Sports Nutrition Food Requirements


By: FamilyResource.com

Philosophies on what an athlete should eat vary greatly depending on the sport, and the conventional wisdom regarding proper sport nutrition changes with time as well as sport. For example, many of the world's top distance runners have eaten an almost entirely vegetarian diet, while Michael Jordan was famous for eating an enormous steak mere hours before taking the court. Sumo wrestlers feast and sleep, while boxers need to aggressively watch their weight while still taking in lots of nutrition. And of course, everyone's got a crazy uncle who swears by an egg cracked in a beer.

The leading idea in sport nutrition right now is some variation on the "30-30-40" principle. 30-30-40 refers to the percentages of a person's daily calorie consumption based on nutrient category — 30% protein, 30% fat, and 40% carbohydrates. While linebackers may want to adjust these proportions to include more fat and protein, a marathoner may consume a carbohydrate intake that pushes sixty-percent of his or her total calorie consumption.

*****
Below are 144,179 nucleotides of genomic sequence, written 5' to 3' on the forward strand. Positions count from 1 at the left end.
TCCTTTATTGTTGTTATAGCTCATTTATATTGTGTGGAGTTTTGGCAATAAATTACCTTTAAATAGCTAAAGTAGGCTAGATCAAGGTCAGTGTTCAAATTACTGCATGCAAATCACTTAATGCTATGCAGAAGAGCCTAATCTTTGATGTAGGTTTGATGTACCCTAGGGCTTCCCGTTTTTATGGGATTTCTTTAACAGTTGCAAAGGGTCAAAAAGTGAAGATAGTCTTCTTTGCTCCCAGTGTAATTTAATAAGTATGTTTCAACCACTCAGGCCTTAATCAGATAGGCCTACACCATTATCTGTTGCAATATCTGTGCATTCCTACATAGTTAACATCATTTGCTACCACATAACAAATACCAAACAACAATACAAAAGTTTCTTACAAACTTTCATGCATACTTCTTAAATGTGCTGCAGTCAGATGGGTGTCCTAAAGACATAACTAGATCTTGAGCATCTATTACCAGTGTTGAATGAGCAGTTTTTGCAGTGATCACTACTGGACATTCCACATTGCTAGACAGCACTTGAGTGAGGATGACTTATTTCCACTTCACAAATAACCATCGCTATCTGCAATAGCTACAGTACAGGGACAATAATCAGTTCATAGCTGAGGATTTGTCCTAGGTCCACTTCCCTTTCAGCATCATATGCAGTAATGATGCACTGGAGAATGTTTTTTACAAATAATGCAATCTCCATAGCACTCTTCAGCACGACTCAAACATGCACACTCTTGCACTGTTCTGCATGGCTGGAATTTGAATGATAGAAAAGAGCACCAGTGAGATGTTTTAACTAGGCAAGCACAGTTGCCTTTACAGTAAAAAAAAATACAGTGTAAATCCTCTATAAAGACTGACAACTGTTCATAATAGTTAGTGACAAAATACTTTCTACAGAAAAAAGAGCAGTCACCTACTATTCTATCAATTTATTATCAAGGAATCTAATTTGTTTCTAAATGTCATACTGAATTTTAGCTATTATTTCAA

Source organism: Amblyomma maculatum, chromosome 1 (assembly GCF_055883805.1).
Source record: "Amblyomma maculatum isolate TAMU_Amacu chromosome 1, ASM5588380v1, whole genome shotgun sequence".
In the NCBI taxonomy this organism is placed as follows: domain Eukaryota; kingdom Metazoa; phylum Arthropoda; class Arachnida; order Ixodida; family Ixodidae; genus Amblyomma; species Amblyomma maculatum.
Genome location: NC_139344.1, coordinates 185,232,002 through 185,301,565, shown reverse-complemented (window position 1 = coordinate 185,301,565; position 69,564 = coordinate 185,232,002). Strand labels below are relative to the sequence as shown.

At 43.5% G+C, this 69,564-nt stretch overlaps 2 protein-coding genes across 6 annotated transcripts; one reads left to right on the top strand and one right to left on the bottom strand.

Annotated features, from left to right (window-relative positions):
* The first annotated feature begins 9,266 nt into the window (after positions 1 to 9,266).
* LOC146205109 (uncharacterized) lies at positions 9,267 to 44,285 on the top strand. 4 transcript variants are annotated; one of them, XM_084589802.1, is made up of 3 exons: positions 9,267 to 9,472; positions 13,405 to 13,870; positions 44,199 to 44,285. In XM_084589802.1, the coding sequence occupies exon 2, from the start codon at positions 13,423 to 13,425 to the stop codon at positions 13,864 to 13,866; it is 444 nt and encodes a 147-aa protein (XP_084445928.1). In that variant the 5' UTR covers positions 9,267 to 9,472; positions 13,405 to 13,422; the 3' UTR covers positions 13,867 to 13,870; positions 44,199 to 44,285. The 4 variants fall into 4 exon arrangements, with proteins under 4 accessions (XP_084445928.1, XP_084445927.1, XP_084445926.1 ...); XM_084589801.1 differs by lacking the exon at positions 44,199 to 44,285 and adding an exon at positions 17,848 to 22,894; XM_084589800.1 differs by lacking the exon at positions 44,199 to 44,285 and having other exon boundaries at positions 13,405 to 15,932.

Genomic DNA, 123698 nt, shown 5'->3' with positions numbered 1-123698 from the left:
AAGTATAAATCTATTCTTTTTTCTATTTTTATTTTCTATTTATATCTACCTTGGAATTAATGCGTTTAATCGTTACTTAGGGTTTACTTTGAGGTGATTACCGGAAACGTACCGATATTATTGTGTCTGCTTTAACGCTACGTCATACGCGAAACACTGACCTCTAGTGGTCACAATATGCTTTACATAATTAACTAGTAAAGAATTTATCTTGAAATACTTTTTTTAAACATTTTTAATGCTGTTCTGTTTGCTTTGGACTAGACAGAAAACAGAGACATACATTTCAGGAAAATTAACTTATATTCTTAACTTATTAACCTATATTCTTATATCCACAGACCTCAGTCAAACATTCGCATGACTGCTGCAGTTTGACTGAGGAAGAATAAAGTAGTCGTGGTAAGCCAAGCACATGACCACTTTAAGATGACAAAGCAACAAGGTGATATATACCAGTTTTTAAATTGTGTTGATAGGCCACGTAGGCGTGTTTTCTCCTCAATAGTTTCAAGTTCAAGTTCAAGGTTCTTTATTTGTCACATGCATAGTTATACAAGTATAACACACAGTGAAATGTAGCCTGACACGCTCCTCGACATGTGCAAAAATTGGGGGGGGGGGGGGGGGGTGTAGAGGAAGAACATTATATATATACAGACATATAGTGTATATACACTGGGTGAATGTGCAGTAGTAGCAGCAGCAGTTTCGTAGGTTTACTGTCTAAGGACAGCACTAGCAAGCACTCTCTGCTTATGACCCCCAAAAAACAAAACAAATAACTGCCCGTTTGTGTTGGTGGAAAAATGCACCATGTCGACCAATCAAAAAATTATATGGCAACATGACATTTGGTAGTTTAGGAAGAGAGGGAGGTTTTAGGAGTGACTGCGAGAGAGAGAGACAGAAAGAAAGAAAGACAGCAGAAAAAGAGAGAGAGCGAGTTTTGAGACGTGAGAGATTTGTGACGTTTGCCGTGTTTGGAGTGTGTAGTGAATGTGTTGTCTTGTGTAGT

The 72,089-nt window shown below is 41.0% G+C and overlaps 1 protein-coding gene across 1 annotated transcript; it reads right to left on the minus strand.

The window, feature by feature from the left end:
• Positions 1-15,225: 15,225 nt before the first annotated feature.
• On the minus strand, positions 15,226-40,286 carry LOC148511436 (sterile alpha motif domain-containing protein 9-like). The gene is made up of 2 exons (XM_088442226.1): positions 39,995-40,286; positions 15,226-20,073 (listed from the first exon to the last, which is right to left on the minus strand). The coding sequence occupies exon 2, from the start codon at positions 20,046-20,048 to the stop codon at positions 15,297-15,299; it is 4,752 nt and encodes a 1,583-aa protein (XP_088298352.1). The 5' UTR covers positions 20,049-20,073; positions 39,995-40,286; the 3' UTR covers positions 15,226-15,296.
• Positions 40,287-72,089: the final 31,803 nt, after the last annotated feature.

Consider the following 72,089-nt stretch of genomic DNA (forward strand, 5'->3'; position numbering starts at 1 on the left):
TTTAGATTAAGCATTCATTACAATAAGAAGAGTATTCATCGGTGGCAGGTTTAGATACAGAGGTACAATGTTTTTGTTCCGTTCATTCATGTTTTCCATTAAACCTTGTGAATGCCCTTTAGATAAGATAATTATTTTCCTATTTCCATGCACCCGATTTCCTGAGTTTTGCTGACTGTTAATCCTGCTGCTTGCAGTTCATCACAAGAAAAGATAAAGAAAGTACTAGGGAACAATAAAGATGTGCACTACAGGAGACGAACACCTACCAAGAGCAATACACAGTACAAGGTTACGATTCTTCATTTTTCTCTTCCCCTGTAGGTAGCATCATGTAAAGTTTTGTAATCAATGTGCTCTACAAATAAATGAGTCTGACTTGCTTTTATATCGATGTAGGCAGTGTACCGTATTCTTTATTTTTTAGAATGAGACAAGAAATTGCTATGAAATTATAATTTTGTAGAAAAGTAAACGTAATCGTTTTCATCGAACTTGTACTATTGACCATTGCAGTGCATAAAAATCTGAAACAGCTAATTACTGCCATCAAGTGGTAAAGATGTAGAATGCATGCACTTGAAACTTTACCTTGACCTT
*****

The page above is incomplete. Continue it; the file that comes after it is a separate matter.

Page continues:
Like any other healthy diet, sport nutritionists recommend lots of fruits and vegetables. Green, leafy vegetables are especially important, as they're a good source of iron. Potassium is an important nutrient for athletes to seek out; it helps muscles recover and many athletes experience improved performance after adding potassium to their diet. Potassium can be found in large quantities in everyday foods — notably bananas — or taken as a supplement.

Zinc is perhaps sports nutrition's best kept secret. Found in gourd vegetables, zinc is a nutrient that most people in the US — athletes or no — simply don't get enough of. Eat gourds and squashes and mangoes to raise your zinc intake. It helps develop new muscle and increases endurance. If you choose to take a supplement, be sure to do so on a full stomach.

In general, a diet that includes lots of grains and fresh produce is the basis for good sports nutrition. Nutrients found in food sources are more effective than those taken as a supplement, and sports drinks and energy bars may not be as effective as many people believe.

Except under exceptional circumstances, it takes over an hour and a half of sustained physical activity to require the electrolytes in sports drinks, and steady carbo-loading from foods such as bread and pasta is far more potent than an energy bar an hour before the game. Finally, don't forget to drink plenty of water!

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